Get Kil'ayim Prohibition essential facts below. View Videos or join the Kil'ayim Prohibition discussion. Add Kil'ayim Prohibition to your PopFlock.com topic list for future reference or share this resource on social media.
Jewish laws concerning the prohibition of diverse kinds
Kil'ayim (or Klayim) (Hebrew: , lit. "mixture," or "diverse kinds") are the prohibitions in Jewish law which proscribe the planting of certain mixtures of seeds, grafting, the mixing of plants in vineyards, the crossbreeding of animals, the formation of a team in which different kinds of animals work together, and the mixing of wool with linen in garments.
ploughing or doing other work with two different species of animal.
Permitted and forbidden instances
Torah law forbids the wearing of Kil'ayim (shatnez) – sheep wool and linen fabrics that have been hackled together, or spun and woven together. Likewise, "intertying" sheep wool and linen together is forbidden, the two exceptions being garments of kohanim worn in the Temple and tzitzit. Concerning tzitzit, the Sages of Israel permit using wool and linen strings in tandem only when genuine blue dye tchelet is available, whereas kabbalist sources go a step further by encouraging this practice. The Torah forbids only wool and linen to be worn together.Camel's wool, Cashmere wool, Yak fiber, and the like of such fibres, are not prohibited to be worn with linen.
According to Maimonides, if a Jew had purchased an all-woolen product from a gentile and wanted to ascertain whether or not it was, indeed, pure wool - without the admixture of flax-linen, its fabric could be tested by dyeing. A dye-solution applied to the fabric would reveal whether or not it was of pure wool, as wool and linen products do not retain the same shades in a dye solution.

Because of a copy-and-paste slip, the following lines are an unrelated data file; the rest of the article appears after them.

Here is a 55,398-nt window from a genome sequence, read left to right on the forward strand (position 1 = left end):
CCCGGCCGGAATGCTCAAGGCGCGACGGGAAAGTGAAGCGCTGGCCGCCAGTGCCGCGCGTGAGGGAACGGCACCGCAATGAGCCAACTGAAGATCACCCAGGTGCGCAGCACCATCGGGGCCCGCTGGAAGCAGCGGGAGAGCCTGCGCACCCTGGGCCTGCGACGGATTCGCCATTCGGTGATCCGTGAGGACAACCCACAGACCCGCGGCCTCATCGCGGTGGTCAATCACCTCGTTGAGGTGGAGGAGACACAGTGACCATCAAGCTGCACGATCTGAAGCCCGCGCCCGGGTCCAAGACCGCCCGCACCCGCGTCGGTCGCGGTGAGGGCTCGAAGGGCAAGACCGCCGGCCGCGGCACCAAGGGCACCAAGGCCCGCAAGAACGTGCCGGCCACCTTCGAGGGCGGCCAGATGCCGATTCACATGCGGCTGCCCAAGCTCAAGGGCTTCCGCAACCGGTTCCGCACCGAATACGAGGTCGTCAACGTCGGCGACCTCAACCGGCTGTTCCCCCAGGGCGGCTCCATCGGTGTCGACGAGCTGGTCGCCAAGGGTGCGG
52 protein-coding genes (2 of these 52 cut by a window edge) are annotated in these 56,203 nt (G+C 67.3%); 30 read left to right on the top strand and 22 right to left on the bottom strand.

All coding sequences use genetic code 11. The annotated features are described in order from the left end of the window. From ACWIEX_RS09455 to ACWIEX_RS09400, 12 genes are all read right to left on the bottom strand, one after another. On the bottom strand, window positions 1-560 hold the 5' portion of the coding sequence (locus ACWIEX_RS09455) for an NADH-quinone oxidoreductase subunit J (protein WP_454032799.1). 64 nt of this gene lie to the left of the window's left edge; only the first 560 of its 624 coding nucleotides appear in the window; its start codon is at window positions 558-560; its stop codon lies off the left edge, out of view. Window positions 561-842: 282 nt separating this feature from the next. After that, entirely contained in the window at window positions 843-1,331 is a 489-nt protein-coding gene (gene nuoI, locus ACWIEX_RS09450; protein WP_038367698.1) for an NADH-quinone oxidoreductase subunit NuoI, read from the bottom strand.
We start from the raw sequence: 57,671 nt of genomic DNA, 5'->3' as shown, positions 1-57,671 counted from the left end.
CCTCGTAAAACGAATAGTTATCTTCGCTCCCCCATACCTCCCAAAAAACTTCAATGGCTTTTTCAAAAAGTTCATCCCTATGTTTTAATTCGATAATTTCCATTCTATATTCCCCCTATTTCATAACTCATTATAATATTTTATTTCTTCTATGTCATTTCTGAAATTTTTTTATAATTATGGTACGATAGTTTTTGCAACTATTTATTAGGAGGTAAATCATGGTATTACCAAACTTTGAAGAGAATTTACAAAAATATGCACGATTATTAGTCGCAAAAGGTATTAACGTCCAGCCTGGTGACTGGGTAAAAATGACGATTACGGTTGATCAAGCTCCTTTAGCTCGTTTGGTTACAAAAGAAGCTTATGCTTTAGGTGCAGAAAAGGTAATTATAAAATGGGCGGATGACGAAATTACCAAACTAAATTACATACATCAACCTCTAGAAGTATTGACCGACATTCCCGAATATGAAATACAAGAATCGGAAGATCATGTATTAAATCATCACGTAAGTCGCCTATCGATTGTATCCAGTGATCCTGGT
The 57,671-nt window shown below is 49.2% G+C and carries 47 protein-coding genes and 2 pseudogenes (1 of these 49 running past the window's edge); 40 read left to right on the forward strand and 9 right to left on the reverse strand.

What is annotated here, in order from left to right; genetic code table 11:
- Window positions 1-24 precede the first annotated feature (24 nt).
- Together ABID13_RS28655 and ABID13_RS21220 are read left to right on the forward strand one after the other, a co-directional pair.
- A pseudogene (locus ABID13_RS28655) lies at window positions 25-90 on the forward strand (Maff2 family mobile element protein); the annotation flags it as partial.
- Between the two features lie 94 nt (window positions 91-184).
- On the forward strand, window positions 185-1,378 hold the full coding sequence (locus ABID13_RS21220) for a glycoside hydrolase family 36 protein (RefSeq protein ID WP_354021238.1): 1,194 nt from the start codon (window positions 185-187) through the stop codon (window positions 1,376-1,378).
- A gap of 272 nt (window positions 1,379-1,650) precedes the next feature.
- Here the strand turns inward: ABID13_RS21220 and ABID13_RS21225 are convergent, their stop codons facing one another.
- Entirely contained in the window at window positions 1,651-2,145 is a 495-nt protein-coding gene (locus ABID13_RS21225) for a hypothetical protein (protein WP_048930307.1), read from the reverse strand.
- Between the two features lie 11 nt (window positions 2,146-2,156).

The prohibition of sowing together diverse seedlings is derived from the biblical verse, "You shall not sow your field with two kinds of seed" (Leviticus 19:19), and which prohibition has been explained to mean planting or sowing two or more diverse vegetable crops within a radius of three-handbreadths, ca. 27 centimetres (11 in), from one another, where they draw nutrients from each other. As a first resort, however, one is to distance two or more diverse vegetable crops from each other at a remove of six-handbreadths, ca. 54 centimetres (21 in), even if their foliage were to grow and intermix. Two or more diverse seed-crops must be distanced enough so as to be distinguished from each other as two separate plantings. The laws governing diverse seed-plantings or vegetables apply only to crops grown in the Land of Israel, but do not apply to seed-crops or vegetables planted outside the Land of Israel.